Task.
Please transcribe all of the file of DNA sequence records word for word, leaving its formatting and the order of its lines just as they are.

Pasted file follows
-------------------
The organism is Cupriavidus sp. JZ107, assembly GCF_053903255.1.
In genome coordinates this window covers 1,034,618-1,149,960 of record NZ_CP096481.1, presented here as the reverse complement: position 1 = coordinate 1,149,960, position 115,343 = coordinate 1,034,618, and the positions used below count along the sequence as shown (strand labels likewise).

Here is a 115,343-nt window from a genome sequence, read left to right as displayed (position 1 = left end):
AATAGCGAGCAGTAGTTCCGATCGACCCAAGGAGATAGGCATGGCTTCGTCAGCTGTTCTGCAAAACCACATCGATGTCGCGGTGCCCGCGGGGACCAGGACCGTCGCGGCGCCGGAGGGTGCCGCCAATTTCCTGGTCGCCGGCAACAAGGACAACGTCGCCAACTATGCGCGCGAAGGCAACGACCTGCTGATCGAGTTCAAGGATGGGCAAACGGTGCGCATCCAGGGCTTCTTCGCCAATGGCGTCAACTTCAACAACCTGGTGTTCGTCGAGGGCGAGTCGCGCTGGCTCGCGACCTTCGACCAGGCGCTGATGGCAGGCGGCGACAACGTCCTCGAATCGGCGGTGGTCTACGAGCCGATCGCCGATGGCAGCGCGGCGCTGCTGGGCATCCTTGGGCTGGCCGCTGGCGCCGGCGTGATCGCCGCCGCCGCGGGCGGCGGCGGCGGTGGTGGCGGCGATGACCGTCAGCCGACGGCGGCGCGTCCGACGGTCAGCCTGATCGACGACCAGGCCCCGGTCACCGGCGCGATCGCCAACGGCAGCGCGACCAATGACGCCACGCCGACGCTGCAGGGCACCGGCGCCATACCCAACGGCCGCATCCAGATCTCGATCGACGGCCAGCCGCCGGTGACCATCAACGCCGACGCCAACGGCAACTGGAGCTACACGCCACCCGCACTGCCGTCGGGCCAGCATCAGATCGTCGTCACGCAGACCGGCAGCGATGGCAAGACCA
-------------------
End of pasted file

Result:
The organism is Cupriavidus sp. JZ107, assembly GCF_053903255.1.
In genome coordinates this window covers 1,034,618-1,149,960 of record NZ_CP096481.1, presented here as the reverse complement: position 1 = coordinate 1,149,960, position 115,343 = coordinate 1,034,618, and the positions used below count along the sequence as shown (strand labels likewise).

Here is a 115,343-nt window from a genome sequence, read left to right as displayed (position 1 = left end):
AATAGCGAGCAGTAGTTCCGATCGACCCAAGGAGATAGGCATGGCTTCGTCAGCTGTTCTGCAAAACCACATCGATGTCGCGGTGCCCGCGGGGACCAGGACCGTCGCGGCGCCGGAGGGTGCCGCCAATTTCCTGGTCGCCGGCAACAAGGACAACGTCGCCAACTATGCGCGCGAAGGCAACGACCTGCTGATCGAGTTCAAGGATGGGCAAACGGTGCGCATCCAGGGCTTCTTCGCCAATGGCGTCAACTTCAACAACCTGGTGTTCGTCGAGGGCGAGTCGCGCTGGCTCGCGACCTTCGACCAGGCGCTGATGGCAGGCGGCGACAACGTCCTCGAATCGGCGGTGGTCTACGAGCCGATCGCCGATGGCAGCGCGGCGCTGCTGGGCATCCTTGGGCTGGCCGCTGGCGCCGGCGTGATCGCCGCCGCCGCGGGCGGCGGCGGCGGTGGTGGCGGCGATGACCGTCAGCCGACGGCGGCGCGTCCGACGGTCAGCCTGATCGACGACCAGGCCCCGGTCACCGGCGCGATCGCCAACGGCAGCGCGACCAATGACGCCACGCCGACGCTGCAGGGCACCGGCGCCATACCCAACGGCCGCATCCAGATCTCGATCGACGGCCAGCCGCCGGTGACCATCAACGCCGACGCCAACGGCAACTGGAGCTACACGCCACCCGCACTGCCGTCGGGCCAGCATCAGATCGTCGTCACGCAGACCGGCAGCGATGGCAAGACCA